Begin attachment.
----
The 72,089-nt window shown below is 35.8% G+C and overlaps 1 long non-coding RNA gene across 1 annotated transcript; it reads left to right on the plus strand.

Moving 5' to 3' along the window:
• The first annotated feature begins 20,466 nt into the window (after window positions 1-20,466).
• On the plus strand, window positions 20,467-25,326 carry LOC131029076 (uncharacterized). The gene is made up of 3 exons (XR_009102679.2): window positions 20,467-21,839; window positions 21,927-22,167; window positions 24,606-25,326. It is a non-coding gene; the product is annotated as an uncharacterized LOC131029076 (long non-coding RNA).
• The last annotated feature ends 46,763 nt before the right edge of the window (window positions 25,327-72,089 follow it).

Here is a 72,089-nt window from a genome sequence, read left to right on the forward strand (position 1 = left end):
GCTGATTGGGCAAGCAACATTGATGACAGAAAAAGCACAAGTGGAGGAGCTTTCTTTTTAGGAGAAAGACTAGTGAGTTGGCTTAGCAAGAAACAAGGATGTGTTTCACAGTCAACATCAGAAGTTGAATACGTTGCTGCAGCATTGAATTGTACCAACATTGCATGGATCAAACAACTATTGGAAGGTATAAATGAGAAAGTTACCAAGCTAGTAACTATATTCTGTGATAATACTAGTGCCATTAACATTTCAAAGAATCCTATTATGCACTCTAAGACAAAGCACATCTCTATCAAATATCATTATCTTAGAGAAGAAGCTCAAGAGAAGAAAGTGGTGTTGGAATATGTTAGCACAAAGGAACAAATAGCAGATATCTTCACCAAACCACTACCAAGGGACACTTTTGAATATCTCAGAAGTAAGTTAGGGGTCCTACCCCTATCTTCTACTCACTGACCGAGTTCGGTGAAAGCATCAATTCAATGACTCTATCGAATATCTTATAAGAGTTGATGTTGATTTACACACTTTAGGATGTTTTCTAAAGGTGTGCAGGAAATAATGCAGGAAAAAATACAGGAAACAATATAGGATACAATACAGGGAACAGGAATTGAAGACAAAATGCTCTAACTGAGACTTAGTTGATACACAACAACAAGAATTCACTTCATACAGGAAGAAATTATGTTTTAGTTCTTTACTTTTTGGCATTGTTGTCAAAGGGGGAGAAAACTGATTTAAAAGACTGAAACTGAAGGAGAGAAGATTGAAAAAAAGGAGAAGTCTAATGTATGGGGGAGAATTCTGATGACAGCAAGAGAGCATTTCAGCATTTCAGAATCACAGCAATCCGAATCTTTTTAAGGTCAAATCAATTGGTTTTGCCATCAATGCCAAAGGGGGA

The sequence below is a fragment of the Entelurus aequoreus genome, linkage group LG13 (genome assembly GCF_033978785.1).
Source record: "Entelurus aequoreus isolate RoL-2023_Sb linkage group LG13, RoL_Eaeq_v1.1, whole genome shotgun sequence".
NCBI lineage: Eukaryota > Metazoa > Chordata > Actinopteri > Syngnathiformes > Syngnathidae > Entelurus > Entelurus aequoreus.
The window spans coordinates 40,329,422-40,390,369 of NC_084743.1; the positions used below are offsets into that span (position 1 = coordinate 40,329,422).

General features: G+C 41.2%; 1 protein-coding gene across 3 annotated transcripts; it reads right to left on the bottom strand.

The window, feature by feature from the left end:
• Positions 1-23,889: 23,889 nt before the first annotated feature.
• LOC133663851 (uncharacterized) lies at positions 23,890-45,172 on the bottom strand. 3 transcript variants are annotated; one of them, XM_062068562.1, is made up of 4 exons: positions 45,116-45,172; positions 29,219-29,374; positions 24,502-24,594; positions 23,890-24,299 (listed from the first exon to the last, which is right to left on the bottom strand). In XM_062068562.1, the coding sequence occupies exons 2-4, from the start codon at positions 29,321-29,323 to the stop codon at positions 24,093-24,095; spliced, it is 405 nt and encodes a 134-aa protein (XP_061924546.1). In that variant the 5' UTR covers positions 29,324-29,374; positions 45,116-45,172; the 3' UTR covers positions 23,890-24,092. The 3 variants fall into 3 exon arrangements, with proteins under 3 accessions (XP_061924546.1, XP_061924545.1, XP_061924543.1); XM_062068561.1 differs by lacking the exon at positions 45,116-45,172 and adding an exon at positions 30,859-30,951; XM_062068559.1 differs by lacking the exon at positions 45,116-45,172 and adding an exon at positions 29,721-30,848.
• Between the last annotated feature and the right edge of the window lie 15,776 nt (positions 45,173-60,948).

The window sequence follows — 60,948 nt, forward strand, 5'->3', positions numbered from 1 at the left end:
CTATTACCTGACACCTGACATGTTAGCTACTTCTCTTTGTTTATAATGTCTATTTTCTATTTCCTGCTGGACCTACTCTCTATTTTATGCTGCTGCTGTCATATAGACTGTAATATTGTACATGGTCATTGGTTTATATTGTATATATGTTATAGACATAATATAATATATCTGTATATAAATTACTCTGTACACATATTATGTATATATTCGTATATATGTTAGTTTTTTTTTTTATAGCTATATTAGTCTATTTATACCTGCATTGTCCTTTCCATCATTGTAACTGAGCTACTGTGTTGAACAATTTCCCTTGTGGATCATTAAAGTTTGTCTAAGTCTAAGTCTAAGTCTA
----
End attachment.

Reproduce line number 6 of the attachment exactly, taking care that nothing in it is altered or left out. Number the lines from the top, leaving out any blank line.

Here is a 72,089-nt window from a genome sequence, read left to right on the forward strand (position 1 = left end):